Biden’s migration adviser leaves White House role
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Biden’s migration adviser leaves White House role

President Joe Biden’s senior adviser for migration, Amy Pope, is leaving her position, according to the White House.

Friday was Pope’s last day working for the White House.

Pope’s appointment to the White House role was temporary. In March, she was nominated to be the International Organization for Migration Deputy Director General for Management and Reform. Pope previously served in the Obama administration and worked with the British think tank Chatham House.

Pope will be replaced by Tyler Moran, the current special assistant to the President for Immigration for the Domestic Policy Council. In her new role, the White House said, Moran will “focus on implementing the President’s commitment to a well-managed border and a fair and orderly immigration system.”

Moran joined the White House after serving as executive director of the Emerson Collective-funded Immigration Hub. She previously served as senior policy adviser to former Senate Democratic Leader Harry Reid of Nevada and in the Domestic Policy Council in the Obama-Biden White House.

“Amy had always intended to join the Biden Administration for a short time with an expected departure in the mid-summer. Tyler has been a key part of the team dating back to the Biden-Harris Transition and has been preparing for this transition for a little while now,” a White House spokesperson said in a statement.

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Her departure comes as a federal judge in Texas on Friday ruled that Deferred Action for Childhood Arrivals, the Obama-era program shielding certain undocumented immigrants from deportation, is illegal and blocked new applicants.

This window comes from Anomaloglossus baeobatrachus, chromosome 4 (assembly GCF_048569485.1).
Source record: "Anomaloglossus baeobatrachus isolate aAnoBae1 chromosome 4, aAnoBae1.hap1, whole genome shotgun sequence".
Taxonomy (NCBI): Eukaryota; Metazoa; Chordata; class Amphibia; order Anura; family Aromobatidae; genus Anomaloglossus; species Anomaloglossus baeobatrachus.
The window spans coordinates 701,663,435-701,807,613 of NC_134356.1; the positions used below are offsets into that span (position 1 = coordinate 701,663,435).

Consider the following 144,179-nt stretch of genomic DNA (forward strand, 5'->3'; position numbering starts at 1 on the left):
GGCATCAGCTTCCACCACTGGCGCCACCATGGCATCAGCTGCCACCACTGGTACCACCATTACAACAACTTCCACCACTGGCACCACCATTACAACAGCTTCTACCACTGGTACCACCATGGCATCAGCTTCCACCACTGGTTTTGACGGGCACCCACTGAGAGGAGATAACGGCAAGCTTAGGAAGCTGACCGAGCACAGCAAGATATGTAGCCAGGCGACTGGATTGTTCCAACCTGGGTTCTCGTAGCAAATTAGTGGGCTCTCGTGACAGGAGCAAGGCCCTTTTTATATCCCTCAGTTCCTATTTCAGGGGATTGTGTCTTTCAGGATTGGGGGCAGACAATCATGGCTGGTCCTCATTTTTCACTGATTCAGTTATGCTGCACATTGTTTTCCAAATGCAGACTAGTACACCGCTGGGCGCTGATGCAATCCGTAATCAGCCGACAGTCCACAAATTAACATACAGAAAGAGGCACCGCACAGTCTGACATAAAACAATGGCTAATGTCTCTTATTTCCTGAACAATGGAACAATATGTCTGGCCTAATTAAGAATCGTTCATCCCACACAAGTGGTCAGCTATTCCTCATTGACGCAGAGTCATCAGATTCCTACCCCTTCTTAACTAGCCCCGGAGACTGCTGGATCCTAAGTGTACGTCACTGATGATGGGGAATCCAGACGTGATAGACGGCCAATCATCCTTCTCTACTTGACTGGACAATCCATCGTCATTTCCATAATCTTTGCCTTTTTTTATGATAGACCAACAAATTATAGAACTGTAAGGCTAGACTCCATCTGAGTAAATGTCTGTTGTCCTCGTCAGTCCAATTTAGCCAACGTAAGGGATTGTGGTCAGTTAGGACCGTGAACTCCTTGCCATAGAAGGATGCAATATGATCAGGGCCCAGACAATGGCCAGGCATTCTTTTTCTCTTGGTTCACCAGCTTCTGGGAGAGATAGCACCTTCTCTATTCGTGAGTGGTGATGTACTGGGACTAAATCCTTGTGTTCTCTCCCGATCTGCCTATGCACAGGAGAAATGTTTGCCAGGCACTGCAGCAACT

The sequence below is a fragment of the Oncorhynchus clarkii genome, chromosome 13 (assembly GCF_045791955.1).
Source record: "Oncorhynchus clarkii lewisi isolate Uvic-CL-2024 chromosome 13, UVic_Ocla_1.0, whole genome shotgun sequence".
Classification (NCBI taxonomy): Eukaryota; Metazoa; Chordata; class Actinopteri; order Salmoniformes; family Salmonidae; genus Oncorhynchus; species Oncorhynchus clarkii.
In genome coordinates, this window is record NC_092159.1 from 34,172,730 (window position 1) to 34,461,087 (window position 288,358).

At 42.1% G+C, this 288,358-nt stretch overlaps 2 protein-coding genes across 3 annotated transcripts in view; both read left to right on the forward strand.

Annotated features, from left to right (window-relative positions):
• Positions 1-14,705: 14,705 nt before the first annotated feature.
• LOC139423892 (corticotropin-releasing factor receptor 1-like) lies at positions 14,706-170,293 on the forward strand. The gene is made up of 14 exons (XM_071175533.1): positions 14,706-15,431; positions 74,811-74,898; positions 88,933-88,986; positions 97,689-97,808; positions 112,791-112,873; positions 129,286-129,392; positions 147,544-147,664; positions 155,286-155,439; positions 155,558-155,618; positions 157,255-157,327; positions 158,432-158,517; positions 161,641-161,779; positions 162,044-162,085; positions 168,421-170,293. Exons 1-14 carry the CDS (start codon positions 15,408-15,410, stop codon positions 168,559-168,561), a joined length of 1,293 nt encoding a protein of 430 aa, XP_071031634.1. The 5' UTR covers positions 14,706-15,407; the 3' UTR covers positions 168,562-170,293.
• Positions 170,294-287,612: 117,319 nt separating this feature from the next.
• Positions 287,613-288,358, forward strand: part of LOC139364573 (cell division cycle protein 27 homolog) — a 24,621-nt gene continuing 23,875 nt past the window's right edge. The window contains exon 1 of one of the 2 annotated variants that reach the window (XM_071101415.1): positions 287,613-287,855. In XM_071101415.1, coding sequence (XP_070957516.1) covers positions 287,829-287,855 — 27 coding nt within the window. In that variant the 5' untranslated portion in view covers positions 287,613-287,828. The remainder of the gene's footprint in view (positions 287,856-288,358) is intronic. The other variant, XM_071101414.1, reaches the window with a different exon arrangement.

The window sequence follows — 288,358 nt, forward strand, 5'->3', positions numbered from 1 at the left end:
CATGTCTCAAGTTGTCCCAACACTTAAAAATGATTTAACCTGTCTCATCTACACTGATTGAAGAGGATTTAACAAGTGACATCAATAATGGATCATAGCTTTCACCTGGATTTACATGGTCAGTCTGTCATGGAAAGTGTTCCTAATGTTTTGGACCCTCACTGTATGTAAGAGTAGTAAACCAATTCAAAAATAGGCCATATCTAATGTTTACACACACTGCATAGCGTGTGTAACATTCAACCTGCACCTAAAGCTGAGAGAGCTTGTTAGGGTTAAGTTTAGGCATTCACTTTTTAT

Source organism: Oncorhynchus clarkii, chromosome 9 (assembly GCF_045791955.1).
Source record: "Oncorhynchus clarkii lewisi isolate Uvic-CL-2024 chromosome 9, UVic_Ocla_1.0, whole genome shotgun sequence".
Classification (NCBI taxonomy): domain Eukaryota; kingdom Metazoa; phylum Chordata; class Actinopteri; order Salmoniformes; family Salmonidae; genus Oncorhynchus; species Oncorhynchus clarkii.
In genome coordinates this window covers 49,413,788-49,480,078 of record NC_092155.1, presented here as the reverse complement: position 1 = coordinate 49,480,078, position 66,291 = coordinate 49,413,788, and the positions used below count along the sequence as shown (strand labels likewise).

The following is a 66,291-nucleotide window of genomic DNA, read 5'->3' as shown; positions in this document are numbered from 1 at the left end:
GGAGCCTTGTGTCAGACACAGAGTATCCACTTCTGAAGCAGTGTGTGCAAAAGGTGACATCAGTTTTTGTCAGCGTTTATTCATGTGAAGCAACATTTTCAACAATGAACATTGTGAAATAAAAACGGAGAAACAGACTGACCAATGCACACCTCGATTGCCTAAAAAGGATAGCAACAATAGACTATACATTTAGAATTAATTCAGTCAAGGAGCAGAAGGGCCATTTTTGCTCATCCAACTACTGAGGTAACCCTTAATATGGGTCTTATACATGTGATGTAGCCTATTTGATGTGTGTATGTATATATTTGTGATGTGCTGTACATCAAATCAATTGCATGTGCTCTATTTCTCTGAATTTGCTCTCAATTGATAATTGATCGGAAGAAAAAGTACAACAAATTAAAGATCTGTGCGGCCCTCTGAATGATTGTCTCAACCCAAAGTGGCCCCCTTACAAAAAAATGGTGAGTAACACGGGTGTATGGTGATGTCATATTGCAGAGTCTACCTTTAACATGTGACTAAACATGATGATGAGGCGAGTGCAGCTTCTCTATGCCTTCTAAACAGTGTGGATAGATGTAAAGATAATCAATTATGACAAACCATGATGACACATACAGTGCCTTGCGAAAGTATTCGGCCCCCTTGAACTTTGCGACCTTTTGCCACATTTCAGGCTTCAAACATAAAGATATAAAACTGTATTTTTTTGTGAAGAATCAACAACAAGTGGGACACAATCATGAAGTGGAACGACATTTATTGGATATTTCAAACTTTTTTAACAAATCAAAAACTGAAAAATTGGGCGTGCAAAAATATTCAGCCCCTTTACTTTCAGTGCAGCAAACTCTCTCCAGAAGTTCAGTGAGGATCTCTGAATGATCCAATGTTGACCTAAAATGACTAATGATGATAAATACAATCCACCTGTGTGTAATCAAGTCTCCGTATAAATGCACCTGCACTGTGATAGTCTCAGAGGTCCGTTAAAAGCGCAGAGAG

Since early on in the Biden administration, the White House has had to address a number of immigration challenges, including overcrowding at immigration facilities and an influx of migrants attempting to cross into the United States.

And earlier Friday, US Customs and Border Protection announced that US-Mexico border arrests in June were the highest they’d been in at least a decade.

CBP Acting Commissioner Troy Miller also noted Friday that agents are “seeing a high number of distress calls to CBP from migrants abandoned in treacherous terrain by smugglers.”

The Biden administration faces the possibility of another immigration headache, as it weighs whether to more widely reopen US borders in the near future — just days from the current travel restrictions expiring.

Biden appointed Vice President Kamala Harris to lead on issues in the Northern Triangle, but the administration has sought to distance her from issues related to the southern border.

The administration has also taken a number of actions to confront immigration issues. That’s included securing agreements for Mexico, Honduras and Guatemala to tighten their borders and stem the flow of migration, working to remedy overcrowding issues at immigration facilities and expanding its effort to identify vulnerable migrant families in Mexico for entry into the US.

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